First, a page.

Effective reporting practice is sensitive to the self-esteem and general wellbeing of students while providing honest and constructive feedback. Schools have responsibility for ensuring that all students, including students with special educational needs, can make progress with their learning and that progress is reported appropriately. In the main this is achieved through differentiated learning and teaching approaches and, in the case of reporting, should feature progress made towards learning targets that have been identified and planned for by students, their parents, teachers and other professionals in the area of special needs involved. Schools may wish to consider how they identify the progress of students who have special educational needs and are achieving at their own level of ability. In developing their reporting practice, schools may wish to find ways to show how all young people can learn and improve. In reporting the progress of students with special educational needs, particular care should be given to the impact that reporting progress using a set of descriptors will have on their selfesteem and motivation. For these students, schools may wish to adapt their reporting formats so that the emphasis is only on the qualitative comments about the progress made.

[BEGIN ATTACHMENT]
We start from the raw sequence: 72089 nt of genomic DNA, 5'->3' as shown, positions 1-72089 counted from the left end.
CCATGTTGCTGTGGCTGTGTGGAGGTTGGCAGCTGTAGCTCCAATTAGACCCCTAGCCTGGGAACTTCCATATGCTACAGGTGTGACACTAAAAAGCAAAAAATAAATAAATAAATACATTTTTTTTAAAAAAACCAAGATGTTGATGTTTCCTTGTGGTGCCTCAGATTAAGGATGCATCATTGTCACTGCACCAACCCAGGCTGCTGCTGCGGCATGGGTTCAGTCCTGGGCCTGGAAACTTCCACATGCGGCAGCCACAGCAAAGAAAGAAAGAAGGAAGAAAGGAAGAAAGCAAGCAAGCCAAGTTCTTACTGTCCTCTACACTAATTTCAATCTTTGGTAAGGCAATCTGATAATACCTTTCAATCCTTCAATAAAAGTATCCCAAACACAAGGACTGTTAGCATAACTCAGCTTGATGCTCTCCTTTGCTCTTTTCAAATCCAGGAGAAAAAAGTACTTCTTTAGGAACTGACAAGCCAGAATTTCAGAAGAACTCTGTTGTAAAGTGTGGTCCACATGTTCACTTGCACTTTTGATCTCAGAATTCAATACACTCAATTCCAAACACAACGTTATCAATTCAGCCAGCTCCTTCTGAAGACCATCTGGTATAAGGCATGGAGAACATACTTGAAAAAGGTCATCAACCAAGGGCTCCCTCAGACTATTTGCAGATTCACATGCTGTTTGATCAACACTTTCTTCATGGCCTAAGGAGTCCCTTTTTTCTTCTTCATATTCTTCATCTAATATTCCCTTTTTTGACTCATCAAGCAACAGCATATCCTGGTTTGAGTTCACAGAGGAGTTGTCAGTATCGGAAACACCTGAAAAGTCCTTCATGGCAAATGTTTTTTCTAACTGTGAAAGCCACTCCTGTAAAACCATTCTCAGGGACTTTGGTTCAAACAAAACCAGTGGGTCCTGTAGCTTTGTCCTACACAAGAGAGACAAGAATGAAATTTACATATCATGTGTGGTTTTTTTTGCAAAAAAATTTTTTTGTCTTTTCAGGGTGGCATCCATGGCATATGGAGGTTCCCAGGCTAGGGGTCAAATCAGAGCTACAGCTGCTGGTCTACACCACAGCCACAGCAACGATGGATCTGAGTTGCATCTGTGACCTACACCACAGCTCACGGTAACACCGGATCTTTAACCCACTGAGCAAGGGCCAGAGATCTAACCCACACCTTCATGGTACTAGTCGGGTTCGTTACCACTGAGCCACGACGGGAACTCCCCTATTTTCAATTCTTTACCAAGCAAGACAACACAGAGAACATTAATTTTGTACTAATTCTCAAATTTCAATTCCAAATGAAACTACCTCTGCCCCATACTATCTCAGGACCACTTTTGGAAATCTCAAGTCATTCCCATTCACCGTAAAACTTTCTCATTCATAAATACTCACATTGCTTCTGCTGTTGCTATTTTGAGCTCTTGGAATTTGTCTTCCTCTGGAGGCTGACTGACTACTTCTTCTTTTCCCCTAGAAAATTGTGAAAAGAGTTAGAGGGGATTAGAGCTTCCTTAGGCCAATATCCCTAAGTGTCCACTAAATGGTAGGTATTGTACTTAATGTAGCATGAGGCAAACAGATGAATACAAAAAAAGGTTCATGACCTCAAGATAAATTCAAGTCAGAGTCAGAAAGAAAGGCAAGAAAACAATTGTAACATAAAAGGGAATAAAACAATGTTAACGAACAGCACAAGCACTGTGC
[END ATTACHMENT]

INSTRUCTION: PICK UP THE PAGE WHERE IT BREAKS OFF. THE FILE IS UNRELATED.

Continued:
As with all students, the reporting process should provide a focus on ‘next steps’ for learning with an opportunity, where appropriate, for the student and the parent to comment on the progress that has been made.